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Limited Shedding Its Clothes

The retailer slashes guidance and says it will sell a majority stake in Express and potentially Limited.

Updated from 3:51 p.m. EDT

Limited Brands


reached a deal to sell a majority stake in its Express apparel brand and said it is exploring options for its Limited women's clothing chain.

The Columbus, Ohio, retailer also slashed its first-quarter earnings estimate, citing weak sales and lower margins. Shares slid 4.5% Tuesday to close at $26.18.

Limited plans to sell 67% of Express to Golden Gate Capital for $548 million. With the move to sell Express and potentially Limited, the company would be left to focus on its Victoria's Secret lingerie brand and its Bath and Body Works beauty business.

"The new Limited Brands will look much different," Martyn Redgrave, chief administrative officer and executive vice president, said in a prerecorded message about the move. "Virtually all our revenue will be generated from our highly profitable, high-return intimate apparel and personal care and beauty businesses."

The company also said it has no timetable on completing the exploration of strategic options for the Limited chain, which like Express has been hit by ongoing sales declines. A sale or spinoff of the chains has been frequently circulated on Wall Street

as a possibility.

Express, a trendy mall-based chain, had 2006 sales of $1.7 billion, and it currently has 631 locations. Limited, meanwhile, had sales of $493 million in the latest fiscal year, with 253 locations.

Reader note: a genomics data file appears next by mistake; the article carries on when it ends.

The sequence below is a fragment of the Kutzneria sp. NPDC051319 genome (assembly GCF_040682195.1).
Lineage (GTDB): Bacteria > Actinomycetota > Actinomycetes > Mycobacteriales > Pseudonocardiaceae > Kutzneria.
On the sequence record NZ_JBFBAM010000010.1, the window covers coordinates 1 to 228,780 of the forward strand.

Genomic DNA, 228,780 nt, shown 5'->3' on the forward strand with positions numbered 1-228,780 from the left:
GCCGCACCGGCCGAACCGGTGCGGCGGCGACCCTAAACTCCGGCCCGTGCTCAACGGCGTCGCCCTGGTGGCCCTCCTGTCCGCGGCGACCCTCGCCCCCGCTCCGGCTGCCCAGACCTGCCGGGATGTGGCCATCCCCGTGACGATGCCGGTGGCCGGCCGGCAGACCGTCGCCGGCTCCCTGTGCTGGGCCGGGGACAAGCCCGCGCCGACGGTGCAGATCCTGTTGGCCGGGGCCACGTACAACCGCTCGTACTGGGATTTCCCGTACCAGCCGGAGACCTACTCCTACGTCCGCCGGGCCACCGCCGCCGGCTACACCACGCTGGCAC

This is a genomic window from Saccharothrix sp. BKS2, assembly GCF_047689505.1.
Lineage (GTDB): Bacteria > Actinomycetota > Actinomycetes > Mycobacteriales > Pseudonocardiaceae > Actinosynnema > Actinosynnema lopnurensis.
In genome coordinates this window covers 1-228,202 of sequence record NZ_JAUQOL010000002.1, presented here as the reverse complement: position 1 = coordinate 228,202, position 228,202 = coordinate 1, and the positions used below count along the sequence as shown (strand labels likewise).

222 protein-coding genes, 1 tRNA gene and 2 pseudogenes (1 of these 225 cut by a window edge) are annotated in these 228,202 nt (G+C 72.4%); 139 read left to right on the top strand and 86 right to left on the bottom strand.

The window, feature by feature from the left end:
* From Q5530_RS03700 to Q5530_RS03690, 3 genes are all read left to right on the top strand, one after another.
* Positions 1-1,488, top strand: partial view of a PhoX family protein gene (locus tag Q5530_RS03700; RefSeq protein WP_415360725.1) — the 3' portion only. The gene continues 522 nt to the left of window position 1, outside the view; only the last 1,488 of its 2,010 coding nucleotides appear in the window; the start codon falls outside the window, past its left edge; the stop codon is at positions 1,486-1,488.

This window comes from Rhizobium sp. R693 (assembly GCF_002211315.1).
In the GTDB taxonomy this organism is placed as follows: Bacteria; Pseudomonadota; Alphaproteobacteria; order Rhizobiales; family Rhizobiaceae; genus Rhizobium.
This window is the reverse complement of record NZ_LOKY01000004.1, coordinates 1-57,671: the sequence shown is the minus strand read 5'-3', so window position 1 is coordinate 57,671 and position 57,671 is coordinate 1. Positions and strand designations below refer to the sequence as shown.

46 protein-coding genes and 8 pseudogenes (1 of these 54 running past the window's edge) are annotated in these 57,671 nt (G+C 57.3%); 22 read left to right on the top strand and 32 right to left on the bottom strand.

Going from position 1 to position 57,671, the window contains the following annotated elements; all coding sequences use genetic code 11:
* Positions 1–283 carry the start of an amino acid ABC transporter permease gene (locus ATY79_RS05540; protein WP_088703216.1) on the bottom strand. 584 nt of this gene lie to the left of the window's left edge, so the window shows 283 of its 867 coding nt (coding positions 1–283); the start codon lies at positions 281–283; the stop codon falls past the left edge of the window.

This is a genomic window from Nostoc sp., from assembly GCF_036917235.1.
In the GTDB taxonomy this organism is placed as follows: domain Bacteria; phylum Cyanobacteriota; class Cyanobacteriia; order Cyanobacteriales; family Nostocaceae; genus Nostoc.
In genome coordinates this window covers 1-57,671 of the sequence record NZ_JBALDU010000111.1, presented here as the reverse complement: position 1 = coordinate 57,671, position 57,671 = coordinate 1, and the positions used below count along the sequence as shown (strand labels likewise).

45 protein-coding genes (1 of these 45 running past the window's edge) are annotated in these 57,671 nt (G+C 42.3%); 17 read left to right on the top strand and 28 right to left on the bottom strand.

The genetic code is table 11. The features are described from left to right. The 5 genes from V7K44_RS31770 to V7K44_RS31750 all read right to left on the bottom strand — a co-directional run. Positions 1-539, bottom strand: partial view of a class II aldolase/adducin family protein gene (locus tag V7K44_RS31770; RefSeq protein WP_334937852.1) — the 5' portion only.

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Redgrave said the company is still seeking to take advantage of the growth of Express through the remaining stake. He said Limited is "encouraged by the progress and improved performance of Express."

Limited previously was the parent to several apparel chains that have since been spun off, including


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and the company now known as

Tween Brands



While the company will now have a new focus on Victoria's Secret, Limited may be having having trouble with that chain as well. Limited said it now expects earnings of 12 cents to 14 cents a share for the first quarter, well below its prior view of 25 cents to 28 cents. The company attributed the guidance cut to lower-than-anticipated sales and merchandise margins at each of its brands, particularly Victoria's Secret.

Analysts polled by Thomson Financial expected earnings of 22 cents a share for the quarter.

The company also said these trends will continue in the second quarter, and it forecast EPS of 20 cents to 24 cents for the period. Wall Street expected earnings of 29 cents a share.